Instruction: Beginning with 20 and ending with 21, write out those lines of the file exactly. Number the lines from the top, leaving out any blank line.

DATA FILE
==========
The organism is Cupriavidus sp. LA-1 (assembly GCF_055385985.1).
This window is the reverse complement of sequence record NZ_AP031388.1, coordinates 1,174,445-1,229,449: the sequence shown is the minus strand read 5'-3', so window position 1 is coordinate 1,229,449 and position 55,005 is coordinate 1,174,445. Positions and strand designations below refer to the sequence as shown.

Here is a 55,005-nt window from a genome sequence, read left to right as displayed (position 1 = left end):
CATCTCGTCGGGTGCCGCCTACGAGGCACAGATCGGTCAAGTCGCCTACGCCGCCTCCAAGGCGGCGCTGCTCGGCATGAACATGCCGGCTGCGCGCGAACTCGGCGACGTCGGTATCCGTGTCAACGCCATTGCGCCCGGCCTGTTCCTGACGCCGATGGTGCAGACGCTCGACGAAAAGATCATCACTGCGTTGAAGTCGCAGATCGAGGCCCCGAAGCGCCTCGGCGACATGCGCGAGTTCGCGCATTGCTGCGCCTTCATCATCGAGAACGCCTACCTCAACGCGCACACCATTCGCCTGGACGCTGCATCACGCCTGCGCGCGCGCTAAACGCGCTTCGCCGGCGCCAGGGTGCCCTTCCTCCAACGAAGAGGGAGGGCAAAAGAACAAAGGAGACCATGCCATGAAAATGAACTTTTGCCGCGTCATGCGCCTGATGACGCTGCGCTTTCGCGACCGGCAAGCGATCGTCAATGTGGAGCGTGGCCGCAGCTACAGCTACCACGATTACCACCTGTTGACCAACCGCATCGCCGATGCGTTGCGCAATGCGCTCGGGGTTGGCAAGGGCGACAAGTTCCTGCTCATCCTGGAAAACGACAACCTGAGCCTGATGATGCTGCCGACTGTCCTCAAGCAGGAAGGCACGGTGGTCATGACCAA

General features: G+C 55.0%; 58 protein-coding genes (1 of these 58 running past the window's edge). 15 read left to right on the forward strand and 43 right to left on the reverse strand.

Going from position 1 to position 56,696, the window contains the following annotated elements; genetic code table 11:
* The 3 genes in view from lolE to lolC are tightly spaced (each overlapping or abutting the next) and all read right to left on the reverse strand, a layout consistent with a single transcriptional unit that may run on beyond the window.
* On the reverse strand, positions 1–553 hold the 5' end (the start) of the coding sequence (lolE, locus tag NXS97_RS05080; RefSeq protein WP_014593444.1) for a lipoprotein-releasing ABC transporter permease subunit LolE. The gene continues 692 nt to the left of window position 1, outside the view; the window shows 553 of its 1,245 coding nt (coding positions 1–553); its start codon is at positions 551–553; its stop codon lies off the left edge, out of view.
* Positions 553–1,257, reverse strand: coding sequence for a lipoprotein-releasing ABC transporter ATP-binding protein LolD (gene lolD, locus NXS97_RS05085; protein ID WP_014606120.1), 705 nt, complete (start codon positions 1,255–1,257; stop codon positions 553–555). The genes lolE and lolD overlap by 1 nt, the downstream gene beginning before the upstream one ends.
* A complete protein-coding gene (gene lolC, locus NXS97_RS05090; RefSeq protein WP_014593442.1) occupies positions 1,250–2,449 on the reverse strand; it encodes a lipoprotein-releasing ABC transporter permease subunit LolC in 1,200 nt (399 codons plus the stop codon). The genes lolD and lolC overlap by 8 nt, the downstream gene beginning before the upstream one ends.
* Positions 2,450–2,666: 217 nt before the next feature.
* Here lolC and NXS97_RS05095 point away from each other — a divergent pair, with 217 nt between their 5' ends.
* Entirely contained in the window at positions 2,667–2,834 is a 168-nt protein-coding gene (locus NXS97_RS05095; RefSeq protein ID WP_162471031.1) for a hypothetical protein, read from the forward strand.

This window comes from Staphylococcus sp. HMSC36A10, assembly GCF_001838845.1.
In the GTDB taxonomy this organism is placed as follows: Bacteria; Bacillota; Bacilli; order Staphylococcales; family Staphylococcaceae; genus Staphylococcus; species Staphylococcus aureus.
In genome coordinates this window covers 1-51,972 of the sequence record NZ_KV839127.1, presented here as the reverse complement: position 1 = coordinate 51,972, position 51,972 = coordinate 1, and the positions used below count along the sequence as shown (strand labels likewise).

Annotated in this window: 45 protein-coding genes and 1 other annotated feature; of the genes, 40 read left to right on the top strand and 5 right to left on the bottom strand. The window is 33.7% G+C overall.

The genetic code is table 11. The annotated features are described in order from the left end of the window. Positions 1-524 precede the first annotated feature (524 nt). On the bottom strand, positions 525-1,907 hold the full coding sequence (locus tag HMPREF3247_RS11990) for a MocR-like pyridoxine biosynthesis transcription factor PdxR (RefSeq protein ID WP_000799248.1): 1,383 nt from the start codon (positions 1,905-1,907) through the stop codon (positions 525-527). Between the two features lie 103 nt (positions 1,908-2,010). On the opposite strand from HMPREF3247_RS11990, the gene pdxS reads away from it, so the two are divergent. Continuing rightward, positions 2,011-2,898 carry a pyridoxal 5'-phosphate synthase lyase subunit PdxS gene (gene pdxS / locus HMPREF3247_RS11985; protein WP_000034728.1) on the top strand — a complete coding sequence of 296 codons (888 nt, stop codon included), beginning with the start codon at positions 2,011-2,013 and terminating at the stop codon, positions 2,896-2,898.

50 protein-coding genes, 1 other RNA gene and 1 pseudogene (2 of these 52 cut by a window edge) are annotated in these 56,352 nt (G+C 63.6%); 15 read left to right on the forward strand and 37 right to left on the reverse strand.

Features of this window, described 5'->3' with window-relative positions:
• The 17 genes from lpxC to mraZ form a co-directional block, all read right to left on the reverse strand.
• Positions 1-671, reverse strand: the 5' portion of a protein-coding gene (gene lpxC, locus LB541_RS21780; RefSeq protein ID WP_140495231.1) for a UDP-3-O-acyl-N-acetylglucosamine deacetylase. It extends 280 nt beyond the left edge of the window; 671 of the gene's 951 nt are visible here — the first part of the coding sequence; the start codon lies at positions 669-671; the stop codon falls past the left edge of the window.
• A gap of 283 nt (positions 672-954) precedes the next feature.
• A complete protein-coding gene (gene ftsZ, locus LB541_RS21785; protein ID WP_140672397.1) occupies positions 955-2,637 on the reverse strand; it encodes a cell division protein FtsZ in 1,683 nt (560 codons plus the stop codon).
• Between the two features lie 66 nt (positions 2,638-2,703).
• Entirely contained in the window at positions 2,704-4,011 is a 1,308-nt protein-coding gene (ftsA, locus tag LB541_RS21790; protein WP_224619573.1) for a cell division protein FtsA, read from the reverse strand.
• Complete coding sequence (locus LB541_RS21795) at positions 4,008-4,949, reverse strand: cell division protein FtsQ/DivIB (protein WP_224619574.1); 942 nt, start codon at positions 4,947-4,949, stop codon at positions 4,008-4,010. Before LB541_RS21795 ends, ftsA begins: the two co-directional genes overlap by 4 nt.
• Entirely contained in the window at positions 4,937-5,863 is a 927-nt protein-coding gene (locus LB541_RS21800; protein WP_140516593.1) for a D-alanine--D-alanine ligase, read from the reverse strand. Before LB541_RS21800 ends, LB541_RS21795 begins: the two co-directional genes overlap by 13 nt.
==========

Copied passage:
Features of this window, described 5'->3' with window-relative positions:
• The 17 genes from lpxC to mraZ form a co-directional block, all read right to left on the reverse strand.